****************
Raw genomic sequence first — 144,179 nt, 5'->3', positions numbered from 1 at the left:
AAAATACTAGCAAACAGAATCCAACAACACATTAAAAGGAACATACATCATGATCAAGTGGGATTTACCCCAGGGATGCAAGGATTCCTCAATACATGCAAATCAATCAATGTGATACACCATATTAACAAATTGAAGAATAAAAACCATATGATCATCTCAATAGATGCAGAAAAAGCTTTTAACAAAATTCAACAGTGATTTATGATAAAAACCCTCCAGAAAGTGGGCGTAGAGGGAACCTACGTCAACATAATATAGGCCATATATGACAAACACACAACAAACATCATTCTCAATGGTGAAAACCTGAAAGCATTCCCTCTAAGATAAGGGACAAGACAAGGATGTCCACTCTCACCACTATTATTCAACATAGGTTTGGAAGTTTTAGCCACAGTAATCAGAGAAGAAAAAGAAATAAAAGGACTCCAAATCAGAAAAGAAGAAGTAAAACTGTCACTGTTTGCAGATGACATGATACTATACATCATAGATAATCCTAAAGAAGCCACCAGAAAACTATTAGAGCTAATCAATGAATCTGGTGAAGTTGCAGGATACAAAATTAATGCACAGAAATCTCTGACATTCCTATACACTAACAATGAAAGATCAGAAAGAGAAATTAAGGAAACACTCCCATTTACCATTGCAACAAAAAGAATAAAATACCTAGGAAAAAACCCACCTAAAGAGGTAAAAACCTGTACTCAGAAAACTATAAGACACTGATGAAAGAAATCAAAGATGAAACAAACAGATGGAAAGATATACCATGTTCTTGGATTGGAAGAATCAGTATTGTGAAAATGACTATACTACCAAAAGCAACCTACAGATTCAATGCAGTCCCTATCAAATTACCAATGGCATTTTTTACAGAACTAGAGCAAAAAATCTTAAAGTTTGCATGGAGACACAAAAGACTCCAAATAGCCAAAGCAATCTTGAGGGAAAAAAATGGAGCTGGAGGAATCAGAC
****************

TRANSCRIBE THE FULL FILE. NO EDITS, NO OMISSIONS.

Raw genomic sequence first — 144,179 nt, 5'->3', positions numbered from 1 at the left:
AAAATACTAGCAAACAGAATCCAACAACACATTAAAAGGAACATACATCATGATCAAGTGGGATTTACCCCAGGGATGCAAGGATTCCTCAATACATGCAAATCAATCAATGTGATACACCATATTAACAAATTGAAGAATAAAAACCATATGATCATCTCAATAGATGCAGAAAAAGCTTTTAACAAAATTCAACAGTGATTTATGATAAAAACCCTCCAGAAAGTGGGCGTAGAGGGAACCTACGTCAACATAATATAGGCCATATATGACAAACACACAACAAACATCATTCTCAATGGTGAAAACCTGAAAGCATTCCCTCTAAGATAAGGGACAAGACAAGGATGTCCACTCTCACCACTATTATTCAACATAGGTTTGGAAGTTTTAGCCACAGTAATCAGAGAAGAAAAAGAAATAAAAGGACTCCAAATCAGAAAAGAAGAAGTAAAACTGTCACTGTTTGCAGATGACATGATACTATACATCATAGATAATCCTAAAGAAGCCACCAGAAAACTATTAGAGCTAATCAATGAATCTGGTGAAGTTGCAGGATACAAAATTAATGCACAGAAATCTCTGACATTCCTATACACTAACAATGAAAGATCAGAAAGAGAAATTAAGGAAACACTCCCATTTACCATTGCAACAAAAAGAATAAAATACCTAGGAAAAAACCCACCTAAAGAGGTAAAAACCTGTACTCAGAAAACTATAAGACACTGATGAAAGAAATCAAAGATGAAACAAACAGATGGAAAGATATACCATGTTCTTGGATTGGAAGAATCAGTATTGTGAAAATGACTATACTACCAAAAGCAACCTACAGATTCAATGCAGTCCCTATCAAATTACCAATGGCATTTTTTACAGAACTAGAGCAAAAAATCTTAAAGTTTGCATGGAGACACAAAAGACTCCAAATAGCCAAAGCAATCTTGAGGGAAAAAAATGGAGCTGGAGGAATCAGAC